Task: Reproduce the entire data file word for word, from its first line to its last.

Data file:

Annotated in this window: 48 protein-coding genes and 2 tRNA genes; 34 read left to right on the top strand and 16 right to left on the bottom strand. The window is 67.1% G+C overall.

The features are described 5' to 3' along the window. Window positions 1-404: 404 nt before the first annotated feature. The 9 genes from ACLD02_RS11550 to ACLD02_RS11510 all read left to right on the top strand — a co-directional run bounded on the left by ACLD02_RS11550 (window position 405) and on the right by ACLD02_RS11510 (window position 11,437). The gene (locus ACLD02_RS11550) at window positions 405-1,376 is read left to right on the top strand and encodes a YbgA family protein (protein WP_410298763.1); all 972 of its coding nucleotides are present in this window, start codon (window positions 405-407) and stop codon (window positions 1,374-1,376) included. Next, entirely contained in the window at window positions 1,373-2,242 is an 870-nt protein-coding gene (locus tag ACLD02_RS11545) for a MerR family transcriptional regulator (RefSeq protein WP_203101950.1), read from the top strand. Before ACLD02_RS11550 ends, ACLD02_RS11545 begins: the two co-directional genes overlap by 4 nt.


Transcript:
Annotated in this window: 48 protein-coding genes and 2 tRNA genes; 34 read left to right on the top strand and 16 right to left on the bottom strand. The window is 67.1% G+C overall.

The features are described 5' to 3' along the window. Window positions 1-404: 404 nt before the first annotated feature. The 9 genes from ACLD02_RS11550 to ACLD02_RS11510 all read left to right on the top strand — a co-directional run bounded on the left by ACLD02_RS11550 (window position 405) and on the right by ACLD02_RS11510 (window position 11,437). The gene (locus ACLD02_RS11550) at window positions 405-1,376 is read left to right on the top strand and encodes a YbgA family protein (protein WP_410298763.1); all 972 of its coding nucleotides are present in this window, start codon (window positions 405-407) and stop codon (window positions 1,374-1,376) included. Next, entirely contained in the window at window positions 1,373-2,242 is an 870-nt protein-coding gene (locus tag ACLD02_RS11545) for a MerR family transcriptional regulator (RefSeq protein WP_203101950.1), read from the top strand. Before ACLD02_RS11550 ends, ACLD02_RS11545 begins: the two co-directional genes overlap by 4 nt.